I declared that we knew with complete certainty that the AIDS virus was transmitted directly either through blood or semen fi-om person to person. I went on to point out that was how we could account for so many cases among I.V. drug abusers who shared drug paraphernalia and noted that among Blacks with AIDS 35 percent were I.V. drug abusers.
I also had to be frank about the fact that some homosexual sex practices, not only produce semen, but caused bleeding, which accounted for the fact that people at the highest risk were homosexual and bisexual men. About 40 per cent of Blacks with AIDS fit into that category.
One thing that we didn't know at that time, and would have been good to point out is the number of men of color who were infected by AIDS by forced sodomy in prisons and then bring the virus home to their wives and other sexual partners. But I did talk a little about the prospects of the figures increasing tremendously by the year 199 1. By then the number of AIDS cases would have increased g-fold but the number of cases involving heterosexual persons would increase about 20-fold.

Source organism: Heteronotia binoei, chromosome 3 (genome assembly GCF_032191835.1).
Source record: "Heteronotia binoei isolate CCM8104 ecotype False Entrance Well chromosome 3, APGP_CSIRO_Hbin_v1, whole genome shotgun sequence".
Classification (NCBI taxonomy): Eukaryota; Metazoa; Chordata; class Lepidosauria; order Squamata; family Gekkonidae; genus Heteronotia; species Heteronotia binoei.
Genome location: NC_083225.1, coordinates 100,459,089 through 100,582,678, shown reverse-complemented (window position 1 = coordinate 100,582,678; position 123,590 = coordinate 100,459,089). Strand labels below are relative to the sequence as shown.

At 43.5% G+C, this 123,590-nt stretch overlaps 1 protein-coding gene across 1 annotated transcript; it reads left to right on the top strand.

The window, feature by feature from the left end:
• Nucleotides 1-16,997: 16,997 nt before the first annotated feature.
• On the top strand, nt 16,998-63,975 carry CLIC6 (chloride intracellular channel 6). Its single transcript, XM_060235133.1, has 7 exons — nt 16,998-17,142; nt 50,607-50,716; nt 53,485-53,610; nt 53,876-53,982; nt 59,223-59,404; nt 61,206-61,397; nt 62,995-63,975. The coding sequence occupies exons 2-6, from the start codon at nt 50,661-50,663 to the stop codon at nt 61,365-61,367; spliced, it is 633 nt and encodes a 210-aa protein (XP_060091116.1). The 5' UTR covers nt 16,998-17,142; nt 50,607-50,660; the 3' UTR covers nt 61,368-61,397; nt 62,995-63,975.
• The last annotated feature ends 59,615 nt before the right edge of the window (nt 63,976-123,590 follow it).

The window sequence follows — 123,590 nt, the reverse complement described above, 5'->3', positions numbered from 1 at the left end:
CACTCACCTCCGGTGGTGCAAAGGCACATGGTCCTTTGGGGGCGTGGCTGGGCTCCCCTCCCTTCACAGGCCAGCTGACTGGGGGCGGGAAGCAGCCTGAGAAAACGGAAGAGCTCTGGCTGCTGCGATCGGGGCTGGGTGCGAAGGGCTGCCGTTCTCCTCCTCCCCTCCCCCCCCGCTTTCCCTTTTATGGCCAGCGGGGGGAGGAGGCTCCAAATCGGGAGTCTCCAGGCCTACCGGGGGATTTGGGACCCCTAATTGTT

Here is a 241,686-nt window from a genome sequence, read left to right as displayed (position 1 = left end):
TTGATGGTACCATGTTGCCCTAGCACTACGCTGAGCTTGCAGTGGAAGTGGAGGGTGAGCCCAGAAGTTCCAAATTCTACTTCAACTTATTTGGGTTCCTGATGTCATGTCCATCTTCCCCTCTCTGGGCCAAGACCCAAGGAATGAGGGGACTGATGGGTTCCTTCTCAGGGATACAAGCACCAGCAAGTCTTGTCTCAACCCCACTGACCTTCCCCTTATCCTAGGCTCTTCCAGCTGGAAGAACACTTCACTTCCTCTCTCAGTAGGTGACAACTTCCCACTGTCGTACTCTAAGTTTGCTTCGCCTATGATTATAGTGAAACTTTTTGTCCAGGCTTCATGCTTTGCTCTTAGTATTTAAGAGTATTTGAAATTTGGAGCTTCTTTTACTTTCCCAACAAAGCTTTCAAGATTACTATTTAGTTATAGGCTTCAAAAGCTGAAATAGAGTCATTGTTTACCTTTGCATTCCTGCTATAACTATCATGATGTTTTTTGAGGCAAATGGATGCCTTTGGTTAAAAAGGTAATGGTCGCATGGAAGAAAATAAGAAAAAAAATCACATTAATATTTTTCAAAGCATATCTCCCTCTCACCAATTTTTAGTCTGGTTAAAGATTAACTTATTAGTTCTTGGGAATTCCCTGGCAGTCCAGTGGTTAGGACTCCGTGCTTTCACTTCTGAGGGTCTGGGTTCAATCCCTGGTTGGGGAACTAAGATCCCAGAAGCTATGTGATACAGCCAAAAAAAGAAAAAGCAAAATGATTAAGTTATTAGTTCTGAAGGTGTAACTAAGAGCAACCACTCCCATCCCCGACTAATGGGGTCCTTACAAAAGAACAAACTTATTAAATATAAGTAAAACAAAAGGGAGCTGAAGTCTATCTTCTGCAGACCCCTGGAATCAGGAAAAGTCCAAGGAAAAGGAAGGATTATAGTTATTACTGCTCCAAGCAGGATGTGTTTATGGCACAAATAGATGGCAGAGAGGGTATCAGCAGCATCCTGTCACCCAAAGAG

For this audience, the next obvious set of facts to present was the tragic incidence of mother to newborn transmission of AIDS. Almost all babies with AIDS had been born to women who were intravenous drug users or their sexual partners of intravenous drug abusers who were infected with the AIDS virus. I stressed that I had presented these facts because Blacks and Hispanics once again were disproportionately represented in infant AIDS cases with more than half the number of infants with AIDS being Black and another 24 per cent were Hispanic.
This was a good segue into the fact that we had only one weapon against AIDS at that time -- education -- and I went through the litany I usually do on this subject: first, the life saving message of saying no to drugs, secondly, put into the consciousness of sexually active people (that can mean any person between the ages of 12 and 80) just two messages that the people had heard from me time and time again - abstain from sex, a good message to young people, or mutually faithful monogamy for older folks.